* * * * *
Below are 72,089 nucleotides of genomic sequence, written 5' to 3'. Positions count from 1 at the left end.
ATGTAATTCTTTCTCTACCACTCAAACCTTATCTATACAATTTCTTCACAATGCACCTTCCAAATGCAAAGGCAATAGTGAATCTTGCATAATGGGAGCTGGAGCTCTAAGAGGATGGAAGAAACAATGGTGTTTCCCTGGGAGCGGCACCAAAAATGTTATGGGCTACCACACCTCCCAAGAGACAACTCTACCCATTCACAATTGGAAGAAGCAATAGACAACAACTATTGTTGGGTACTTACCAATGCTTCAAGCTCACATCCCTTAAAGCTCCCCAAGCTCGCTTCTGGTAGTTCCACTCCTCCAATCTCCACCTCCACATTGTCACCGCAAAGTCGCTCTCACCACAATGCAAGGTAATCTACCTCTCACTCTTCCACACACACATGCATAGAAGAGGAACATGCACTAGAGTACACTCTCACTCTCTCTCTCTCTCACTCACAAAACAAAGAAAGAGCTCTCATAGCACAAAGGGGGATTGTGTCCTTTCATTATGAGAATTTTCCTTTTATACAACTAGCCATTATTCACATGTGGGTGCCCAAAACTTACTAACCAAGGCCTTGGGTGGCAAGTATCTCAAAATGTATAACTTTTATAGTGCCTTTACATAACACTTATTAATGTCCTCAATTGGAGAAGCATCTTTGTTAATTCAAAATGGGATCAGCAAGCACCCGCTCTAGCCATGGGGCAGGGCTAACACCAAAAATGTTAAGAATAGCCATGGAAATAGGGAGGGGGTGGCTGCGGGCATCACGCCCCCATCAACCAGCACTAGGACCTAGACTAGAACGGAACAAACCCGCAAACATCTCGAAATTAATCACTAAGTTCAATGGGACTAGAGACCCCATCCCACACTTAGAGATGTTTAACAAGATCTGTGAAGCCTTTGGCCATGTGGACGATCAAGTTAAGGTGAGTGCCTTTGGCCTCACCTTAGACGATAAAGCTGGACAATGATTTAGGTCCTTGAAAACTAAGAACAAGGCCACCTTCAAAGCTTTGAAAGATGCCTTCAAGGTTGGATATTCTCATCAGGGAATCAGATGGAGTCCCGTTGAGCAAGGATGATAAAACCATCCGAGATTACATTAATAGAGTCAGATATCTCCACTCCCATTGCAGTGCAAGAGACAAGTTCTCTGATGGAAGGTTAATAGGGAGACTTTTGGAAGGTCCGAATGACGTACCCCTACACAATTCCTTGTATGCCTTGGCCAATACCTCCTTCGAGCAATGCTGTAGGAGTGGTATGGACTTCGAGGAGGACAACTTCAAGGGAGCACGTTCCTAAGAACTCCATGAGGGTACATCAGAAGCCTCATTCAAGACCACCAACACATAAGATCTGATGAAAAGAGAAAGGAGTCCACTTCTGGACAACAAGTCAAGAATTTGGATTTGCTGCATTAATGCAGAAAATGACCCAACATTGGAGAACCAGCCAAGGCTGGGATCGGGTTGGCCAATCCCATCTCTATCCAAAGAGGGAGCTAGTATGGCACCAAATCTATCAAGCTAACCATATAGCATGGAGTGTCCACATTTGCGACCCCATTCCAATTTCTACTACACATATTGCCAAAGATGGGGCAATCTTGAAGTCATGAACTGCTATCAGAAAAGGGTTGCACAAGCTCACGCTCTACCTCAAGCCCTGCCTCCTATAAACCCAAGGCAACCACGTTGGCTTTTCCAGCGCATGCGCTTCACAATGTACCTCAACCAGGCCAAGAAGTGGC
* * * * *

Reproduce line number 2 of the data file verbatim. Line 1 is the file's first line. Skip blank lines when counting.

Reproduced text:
ATGTAATTCTTTCTCTACCACTCAAACCTTATCTATACAATTTCTTCACAATGCACCTTCCAAATGCAAAGGCAATAGTGAATCTTGCATAATGGGAGCTGGAGCTCTAAGAGGATGGAAGAAACAATGGTGTTTCCCTGGGAGCGGCACCAAAAATGTTATGGGCTACCACACCTCCCAAGAGACAACTCTACCCATTCACAATTGGAAGAAGCAATAGACAACAACTATTGTTGGGTACTTACCAATGCTTCAAGCTCACATCCCTTAAAGCTCCCCAAGCTCGCTTCTGGTAGTTCCACTCCTCCAATCTCCACCTCCACATTGTCACCGCAAAGTCGCTCTCACCACAATGCAAGGTAATCTACCTCTCACTCTTCCACACACACATGCATAGAAGAGGAACATGCACTAGAGTACACTCTCACTCTCTCTCTCTCTCACTCACAAAACAAAGAAAGAGCTCTCATAGCACAAAGGGGGATTGTGTCCTTTCATTATGAGAATTTTCCTTTTATACAACTAGCCATTATTCACATGTGGGTGCCCAAAACTTACTAACCAAGGCCTTGGGTGGCAAGTATCTCAAAATGTATAACTTTTATAGTGCCTTTACATAACACTTATTAATGTCCTCAATTGGAGAAGCATCTTTGTTAATTCAAAATGGGATCAGCAAGCACCCGCTCTAGCCATGGGGCAGGGCTAACACCAAAAATGTTAAGAATAGCCATGGAAATAGGGAGGGGGTGGCTGCGGGCATCACGCCCCCATCAACCAGCACTAGGACCTAGACTAGAACGGAACAAACCCGCAAACATCTCGAAATTAATCACTAAGTTCAATGGGACTAGAGACCCCATCCCACACTTAGAGATGTTTAACAAGATCTGTGAAGCCTTTGGCCATGTGGACGATCAAGTTAAGGTGAGTGCCTTTGGCCTCACCTTAGACGATAAAGCTGGACAATGATTTAGGTCCTTGAAAACTAAGAACAAGGCCACCTTCAAAGCTTTGAAAGATGCCTTCAAGGTTGGATATTCTCATCAGGGAATCAGATGGAGTCCCGTTGAGCAAGGATGATAAAACCATCCGAGATTACATTAATAGAGTCAGATATCTCCACTCCCATTGCAGTGCAAGAGACAAGTTCTCTGATGGAAGGTTAATAGGGAGACTTTTGGAAGGTCCGAATGACGTACCCCTACACAATTCCTTGTATGCCTTGGCCAATACCTCCTTCGAGCAATGCTGTAGGAGTGGTATGGACTTCGAGGAGGACAACTTCAAGGGAGCACGTTCCTAAGAACTCCATGAGGGTACATCAGAAGCCTCATTCAAGACCACCAACACATAAGATCTGATGAAAAGAGAAAGGAGTCCACTTCTGGACAACAAGTCAAGAATTTGGATTTGCTGCATTAATGCAGAAAATGACCCAACATTGGAGAACCAGCCAAGGCTGGGATCGGGTTGGCCAATCCCATCTCTATCCAAAGAGGGAGCTAGTATGGCACCAAATCTATCAAGCTAACCATATAGCATGGAGTGTCCACATTTGCGACCCCATTCCAATTTCTACTACACATATTGCCAAAGATGGGGCAATCTTGAAGTCATGAACTGCTATCAGAAAAGGGTTGCACAAGCTCACGCTCTACCTCAAGCCCTGCCTCCTATAAACCCAAGGCAACCACGTTGGCTTTTCCAGCGCATGCGCTTCACAATGTACCTCAACCAGGCCAAGAAGTGGC